All Collections
Previous Next
Back to Collection

Hookah Base

GLS 580 | Europe, probably England

Print Download

Artwork Details

Title: Hookah Base

Location: Europe, probably England

Materials: heavy lead glass, with some bubbles and impurities; blown, trail-decorated, pincered and tooled, with applied stamped medallions

Dimensions: 21 x 20.5cm

Accession Number: GLS 580

Other Notes:

The lead glass used for this hookah base and its decoration point to a European, probably English, provenance. The shape, however, is purely Mughal and derives from earlier 17th-century metal prototypes. The upper part of the neck is cylindrical, with a thickened rounded rim, while the lower part tapers sharply. Between them is a trailed horizontal flange or rib, and a trail below forms a moulding above the narrow, flattened shoulders. The body is spherical with a flattened, pushed-in base that retains a pontil mark.

The body is decorated with four vertical trails that run from the shoulders to the base. These have been tooled and pinched into ‘frills’ using patterned pincers. The same treatment can be seen on English soda and lead glass, as well as on façon de Venise glassware made in the Netherlands. Four medallions, each stamped with a double rosette in relief, are applied between the trails. The rosettes are made up of six dots and a central dot and have surrounds of stylized petals. These too appear on late 17th-century English glass.

An initial attempt to interest the Mughals in English glass seems, appropriately enough, to have been a fiasco. A letter from John Brown at Ahmadabad in Gujarat to the East India Company dated 10 February 16187 recounts that they had received, on spec, a ‘barrell of wyndowe glass’, evidently crown glass. Muqarrab Khan was anxious to use it, but there was no glazier at Surat, ‘they being gone to Persia and I woot not whither to less purpose’. A glazier was finally sent out, but without the necessary tools, so that a valuable opportunity of awakening Jahangir’s own interest was lost. This was evidently final, for later letters from the Company’s agents insist that there was no longer any demand for window glass at all.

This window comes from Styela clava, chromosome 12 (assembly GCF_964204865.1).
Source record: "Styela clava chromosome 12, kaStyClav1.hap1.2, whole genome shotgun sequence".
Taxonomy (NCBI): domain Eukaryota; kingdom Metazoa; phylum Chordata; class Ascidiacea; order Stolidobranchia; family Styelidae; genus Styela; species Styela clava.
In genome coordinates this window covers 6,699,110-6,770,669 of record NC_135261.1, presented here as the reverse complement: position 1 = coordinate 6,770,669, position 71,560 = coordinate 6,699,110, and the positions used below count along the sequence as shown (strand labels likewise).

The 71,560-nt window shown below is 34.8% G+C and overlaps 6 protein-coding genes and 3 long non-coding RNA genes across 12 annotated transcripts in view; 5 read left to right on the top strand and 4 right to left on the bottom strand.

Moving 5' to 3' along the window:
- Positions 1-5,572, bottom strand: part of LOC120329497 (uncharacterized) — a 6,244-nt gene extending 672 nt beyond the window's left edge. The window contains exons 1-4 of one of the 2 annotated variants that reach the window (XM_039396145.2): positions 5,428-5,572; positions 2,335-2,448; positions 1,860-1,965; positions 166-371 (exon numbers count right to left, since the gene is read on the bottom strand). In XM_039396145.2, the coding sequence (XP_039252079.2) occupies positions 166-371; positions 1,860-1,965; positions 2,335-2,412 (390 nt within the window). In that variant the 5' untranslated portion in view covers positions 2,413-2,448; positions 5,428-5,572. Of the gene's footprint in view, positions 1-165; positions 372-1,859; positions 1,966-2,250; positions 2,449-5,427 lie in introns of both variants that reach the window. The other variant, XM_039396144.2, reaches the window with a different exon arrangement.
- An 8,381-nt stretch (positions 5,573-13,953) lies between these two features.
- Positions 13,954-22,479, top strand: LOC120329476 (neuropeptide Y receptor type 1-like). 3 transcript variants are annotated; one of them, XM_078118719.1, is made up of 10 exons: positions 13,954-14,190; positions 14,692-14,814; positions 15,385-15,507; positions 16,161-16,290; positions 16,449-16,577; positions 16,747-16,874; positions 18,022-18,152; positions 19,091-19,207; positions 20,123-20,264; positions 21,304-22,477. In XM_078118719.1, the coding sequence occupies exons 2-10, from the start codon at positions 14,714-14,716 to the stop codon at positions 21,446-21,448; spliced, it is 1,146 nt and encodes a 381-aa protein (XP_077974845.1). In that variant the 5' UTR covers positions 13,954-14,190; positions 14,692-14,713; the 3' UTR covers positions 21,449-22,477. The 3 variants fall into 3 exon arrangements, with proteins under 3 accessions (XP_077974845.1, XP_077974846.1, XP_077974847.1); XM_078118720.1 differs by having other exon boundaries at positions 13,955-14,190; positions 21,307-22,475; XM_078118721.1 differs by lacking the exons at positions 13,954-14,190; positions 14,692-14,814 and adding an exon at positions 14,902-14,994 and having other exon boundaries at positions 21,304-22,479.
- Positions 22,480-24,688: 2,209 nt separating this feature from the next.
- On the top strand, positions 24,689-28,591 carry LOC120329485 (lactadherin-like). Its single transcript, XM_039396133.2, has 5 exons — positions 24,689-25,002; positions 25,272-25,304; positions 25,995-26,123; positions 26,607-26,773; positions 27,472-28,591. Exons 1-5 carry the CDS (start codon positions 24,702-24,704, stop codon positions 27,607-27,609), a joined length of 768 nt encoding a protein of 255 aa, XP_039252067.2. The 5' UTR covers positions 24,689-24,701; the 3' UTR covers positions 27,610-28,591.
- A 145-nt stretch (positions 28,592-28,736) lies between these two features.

Bibliography:

S.M. Goldstein et al, Glass. From Sasanian Antecedents to European Imitations, The Nasser D Khalili Collection of Islamic Art, volume XV, London 2005, cat.333, pp.311–12.

Related Artworks

Small Flask

JLY 1075
Jaipur, India

Youth in European Dress and Young Woman with Indian Headdress, from a Shahnamah

MSS 1000.1, MSS 1000.2
Isfahan, Iran

Dish

POT 684
Syria

Calligraphic Composition

CAL 154
Ottoman Turkey

Mail and Plate Shirt

MTW 1158
Northern Caucasus
for the Persian or Ottoman market

Two ‘Hands of Fatimah’

JLY 1923
India, possibly Hyderabad (Deccan)

Calligraphic Practice Sheet

CAL 266
Qazvin, Iran

Single Folio from a Four-part Qur’an

KFQ 90
Iran, Isfahan

Carpet with Star Medallions

TXT 213
Ushak, western Anatolia, Turkey

Mosque Lamp

GLS 572
Egypt

Single Folio from a Qur’an

KFQ 45
Middle East or North Africa

Single Folio from a Qur’an

KFQ 50
Middle East

Five Folios from a Qur’an

KFQ 52
Middle East or North Africa

Two Folios from the ‘Blue Qur’an’

KFQ 53
North Africa or Spain

Single Folio from a Qur’an

KFQ 60
probably the Hijaz

Two Bifolios from a Qur’an

KFQ 82
Middle East

Single Folio from a Qur’an

KFQ 93
Middle East or North Africa

Single Folio from a Large Qur’an

KFQ 96
probably North Africa

Single Folio from a Qur'an

KFQ 34
Middle East

Single Folio from a Qur’an

KFQ 84
Middle East or North Africa

Zoom

Close

Khalili Collections Logo

Share this page